The Independent Student Newspaper of St. John's University

The Torch

The Independent Student Newspaper of St. John's University

The Torch

The Independent Student Newspaper of St. John's University

The Torch

New schedule postponed until next spring

A new academic schedule, originally set to be implemented this fall, has been postponed until Spring 2010, according to school officials.

The proposed schedule change calls for the elimination of 55-minute classes on Mondays and Wednesdays and replaces them with 85-minute classes like those on Tuesdays and Thursdays. The proposed schedule will also feature a common hour from Monday through Thursday.

University Registrar Joseph Capobianco said the proposed changes are a significant shift for everyone at St. John’s and officials want to ensure that the transition to the new schedule is as smooth as possible.

One of the main reasons for delaying the implementation of the schedule change is to fine-tune how Friday classes will be arranged, according to Capobianco.

“We are still in discussion about the type of classes to be held on that day – whether they be one-hour or three-hour classes,” he said.

Capobianco also said that while the number of one-hour versus three-hour classes on Fridays is still being debated, it won’t be a one-size fits all approach.

“Circumstances will vary from college to college, campus to campus,” he said.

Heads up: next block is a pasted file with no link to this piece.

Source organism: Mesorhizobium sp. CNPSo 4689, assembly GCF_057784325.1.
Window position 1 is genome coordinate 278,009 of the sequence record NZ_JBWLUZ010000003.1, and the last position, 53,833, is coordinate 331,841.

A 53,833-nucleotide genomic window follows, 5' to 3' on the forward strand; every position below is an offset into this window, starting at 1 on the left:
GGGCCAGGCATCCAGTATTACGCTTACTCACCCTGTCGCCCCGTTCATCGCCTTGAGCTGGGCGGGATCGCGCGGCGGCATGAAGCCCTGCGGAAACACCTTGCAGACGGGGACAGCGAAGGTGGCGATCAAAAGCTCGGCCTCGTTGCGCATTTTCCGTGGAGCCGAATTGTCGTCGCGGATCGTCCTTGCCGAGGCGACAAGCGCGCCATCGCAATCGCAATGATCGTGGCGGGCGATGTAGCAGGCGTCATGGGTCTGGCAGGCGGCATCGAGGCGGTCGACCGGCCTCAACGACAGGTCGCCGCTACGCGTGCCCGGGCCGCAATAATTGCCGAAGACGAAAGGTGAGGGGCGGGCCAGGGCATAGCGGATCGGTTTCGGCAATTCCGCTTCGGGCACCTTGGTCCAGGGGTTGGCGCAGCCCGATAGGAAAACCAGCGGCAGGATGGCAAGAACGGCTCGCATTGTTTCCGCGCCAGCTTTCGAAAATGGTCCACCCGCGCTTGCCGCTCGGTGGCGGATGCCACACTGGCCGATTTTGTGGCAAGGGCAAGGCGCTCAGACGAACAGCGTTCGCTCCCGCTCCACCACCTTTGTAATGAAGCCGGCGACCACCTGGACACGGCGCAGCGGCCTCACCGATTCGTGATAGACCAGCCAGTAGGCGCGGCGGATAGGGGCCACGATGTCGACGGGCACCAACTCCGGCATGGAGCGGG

The decision to hold off on the schedule change was made on Feb. 19 after numerous discussions with University administrators and deans, Capobianco said.

Dr. Julia Upton, university provost, also confirmed the decision to stick with the current academic schedule for next semester.
“We are being cautious. You always have to have a back-up plan,” she said.

“You just never know with these things, and we feel it is better to be prepared.”

Capobianco said that between now and the Spring 2010 semester, administrators will continue to fine tune the proposed schedule change.

Some students said that they wished they were part of the decision-making process regarding the schedule change.

“I was an orientation leader, and students are required to fill out surveys there, so why not slip in a question about preferred schedules?” said senior Jen Rais.

Senior Astley Graham agreed, but said that waiting an extra semester before implementing the change could be a good thing.

“The delay is fine,” he said. “Give them time to get it right.”
Some students do not like the idea of eliminating 55-minute classes on Mondays and Wednesdays.

“I get easily bored in 50 minutes, so doing more than an hour for each class could get me stressed out,” said freshman Lily Yu.
Rais believes that making most classes 85-minutes long could prove problematic for certain subject areas.

“Certain classes should not be an hour and a half because of the requirements for the class,” she said.

“And some students prefer hour-long classes. Many students pick hour-long classes for a reason.”

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